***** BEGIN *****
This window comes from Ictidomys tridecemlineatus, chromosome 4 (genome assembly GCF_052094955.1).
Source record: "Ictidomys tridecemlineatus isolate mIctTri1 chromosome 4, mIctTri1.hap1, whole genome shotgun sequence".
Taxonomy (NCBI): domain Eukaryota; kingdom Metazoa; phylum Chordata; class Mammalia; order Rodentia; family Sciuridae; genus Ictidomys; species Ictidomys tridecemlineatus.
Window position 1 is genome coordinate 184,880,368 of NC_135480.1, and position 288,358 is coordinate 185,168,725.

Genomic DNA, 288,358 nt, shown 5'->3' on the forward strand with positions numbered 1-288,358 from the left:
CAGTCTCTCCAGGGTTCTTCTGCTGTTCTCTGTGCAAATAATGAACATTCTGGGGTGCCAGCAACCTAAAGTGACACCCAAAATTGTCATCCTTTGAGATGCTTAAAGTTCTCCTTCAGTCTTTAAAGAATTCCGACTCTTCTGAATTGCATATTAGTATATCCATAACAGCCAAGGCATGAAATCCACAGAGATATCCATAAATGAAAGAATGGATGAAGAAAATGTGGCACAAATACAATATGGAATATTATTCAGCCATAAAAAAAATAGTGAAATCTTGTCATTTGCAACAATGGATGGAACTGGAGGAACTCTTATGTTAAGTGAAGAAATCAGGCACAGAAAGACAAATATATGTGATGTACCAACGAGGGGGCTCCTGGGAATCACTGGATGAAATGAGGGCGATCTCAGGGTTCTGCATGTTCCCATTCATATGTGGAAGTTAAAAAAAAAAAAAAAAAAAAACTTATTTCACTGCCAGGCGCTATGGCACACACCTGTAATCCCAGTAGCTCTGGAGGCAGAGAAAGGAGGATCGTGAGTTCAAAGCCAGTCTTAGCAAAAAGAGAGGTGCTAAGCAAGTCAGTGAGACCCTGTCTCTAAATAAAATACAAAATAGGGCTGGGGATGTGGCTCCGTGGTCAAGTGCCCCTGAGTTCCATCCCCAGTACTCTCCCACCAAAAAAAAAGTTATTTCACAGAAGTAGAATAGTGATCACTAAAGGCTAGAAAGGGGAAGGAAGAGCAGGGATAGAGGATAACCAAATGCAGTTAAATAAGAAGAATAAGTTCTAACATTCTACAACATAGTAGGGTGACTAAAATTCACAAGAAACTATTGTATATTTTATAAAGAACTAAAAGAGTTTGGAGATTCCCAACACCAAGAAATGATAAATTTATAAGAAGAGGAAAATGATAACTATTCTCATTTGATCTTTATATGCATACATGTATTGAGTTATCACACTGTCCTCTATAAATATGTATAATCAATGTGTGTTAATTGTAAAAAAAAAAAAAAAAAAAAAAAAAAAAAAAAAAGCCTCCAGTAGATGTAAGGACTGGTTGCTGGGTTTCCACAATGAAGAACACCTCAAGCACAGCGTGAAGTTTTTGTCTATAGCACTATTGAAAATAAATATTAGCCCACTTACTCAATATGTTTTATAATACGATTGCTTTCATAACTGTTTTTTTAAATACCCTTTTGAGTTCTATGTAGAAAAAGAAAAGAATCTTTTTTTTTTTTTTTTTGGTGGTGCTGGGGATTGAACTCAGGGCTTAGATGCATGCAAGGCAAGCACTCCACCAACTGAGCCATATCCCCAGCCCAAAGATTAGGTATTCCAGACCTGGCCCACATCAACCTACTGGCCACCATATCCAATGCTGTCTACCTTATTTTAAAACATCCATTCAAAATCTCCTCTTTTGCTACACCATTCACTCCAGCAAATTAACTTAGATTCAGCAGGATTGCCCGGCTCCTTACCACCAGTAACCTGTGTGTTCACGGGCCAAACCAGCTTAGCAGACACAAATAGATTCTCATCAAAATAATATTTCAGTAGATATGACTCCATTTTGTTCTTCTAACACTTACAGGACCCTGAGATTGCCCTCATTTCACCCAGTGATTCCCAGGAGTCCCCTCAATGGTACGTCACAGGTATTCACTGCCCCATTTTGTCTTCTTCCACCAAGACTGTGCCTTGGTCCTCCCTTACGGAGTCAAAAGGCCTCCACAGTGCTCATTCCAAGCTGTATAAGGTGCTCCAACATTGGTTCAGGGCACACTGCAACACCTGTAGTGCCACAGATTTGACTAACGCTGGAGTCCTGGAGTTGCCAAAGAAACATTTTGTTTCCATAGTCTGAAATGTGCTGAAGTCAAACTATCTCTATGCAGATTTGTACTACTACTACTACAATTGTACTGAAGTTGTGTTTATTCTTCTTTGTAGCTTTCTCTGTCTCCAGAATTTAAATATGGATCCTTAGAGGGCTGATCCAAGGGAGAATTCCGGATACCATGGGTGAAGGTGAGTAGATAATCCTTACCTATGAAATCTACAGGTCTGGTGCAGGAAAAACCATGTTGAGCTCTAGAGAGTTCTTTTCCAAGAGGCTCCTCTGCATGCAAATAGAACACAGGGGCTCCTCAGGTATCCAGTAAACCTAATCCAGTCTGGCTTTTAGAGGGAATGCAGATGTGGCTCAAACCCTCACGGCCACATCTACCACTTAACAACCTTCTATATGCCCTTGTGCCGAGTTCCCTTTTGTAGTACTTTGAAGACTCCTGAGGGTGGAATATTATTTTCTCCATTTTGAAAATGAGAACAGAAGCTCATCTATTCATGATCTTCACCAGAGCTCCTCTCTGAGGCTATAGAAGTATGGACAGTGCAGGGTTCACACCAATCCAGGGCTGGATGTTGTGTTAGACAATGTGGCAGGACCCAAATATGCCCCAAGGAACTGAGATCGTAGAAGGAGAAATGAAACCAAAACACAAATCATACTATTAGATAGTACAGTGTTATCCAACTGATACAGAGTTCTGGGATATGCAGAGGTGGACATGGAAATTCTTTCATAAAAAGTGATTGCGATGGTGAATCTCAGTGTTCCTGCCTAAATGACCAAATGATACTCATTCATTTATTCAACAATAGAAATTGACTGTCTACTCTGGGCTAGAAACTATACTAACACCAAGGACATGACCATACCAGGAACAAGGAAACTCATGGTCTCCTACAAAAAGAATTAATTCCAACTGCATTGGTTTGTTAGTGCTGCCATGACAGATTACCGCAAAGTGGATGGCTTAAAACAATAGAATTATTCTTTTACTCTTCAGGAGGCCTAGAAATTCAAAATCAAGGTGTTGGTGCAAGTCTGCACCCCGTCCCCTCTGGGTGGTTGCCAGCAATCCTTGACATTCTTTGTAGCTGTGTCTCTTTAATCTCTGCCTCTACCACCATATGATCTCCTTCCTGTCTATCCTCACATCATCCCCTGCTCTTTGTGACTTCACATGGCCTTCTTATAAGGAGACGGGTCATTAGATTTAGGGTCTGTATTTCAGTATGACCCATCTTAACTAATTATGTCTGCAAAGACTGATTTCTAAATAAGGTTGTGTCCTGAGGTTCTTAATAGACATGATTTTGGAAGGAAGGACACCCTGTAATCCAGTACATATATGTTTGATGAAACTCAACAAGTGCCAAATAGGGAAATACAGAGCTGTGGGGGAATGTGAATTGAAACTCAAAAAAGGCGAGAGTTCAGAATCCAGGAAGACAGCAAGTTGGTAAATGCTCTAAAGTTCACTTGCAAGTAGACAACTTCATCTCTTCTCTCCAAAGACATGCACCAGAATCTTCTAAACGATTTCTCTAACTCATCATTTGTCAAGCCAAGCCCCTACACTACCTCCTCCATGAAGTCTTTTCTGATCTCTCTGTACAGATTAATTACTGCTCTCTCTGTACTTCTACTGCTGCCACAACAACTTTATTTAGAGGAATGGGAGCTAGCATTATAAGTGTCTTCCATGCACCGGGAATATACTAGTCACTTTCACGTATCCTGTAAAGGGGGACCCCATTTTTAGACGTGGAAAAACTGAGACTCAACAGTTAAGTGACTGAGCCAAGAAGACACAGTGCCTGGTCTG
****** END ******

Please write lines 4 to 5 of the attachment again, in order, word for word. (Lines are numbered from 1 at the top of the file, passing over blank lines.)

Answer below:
Window position 1 is genome coordinate 184,880,368 of NC_135480.1, and position 288,358 is coordinate 185,168,725.

Genomic DNA, 288,358 nt, shown 5'->3' on the forward strand with positions numbered 1-288,358 from the left: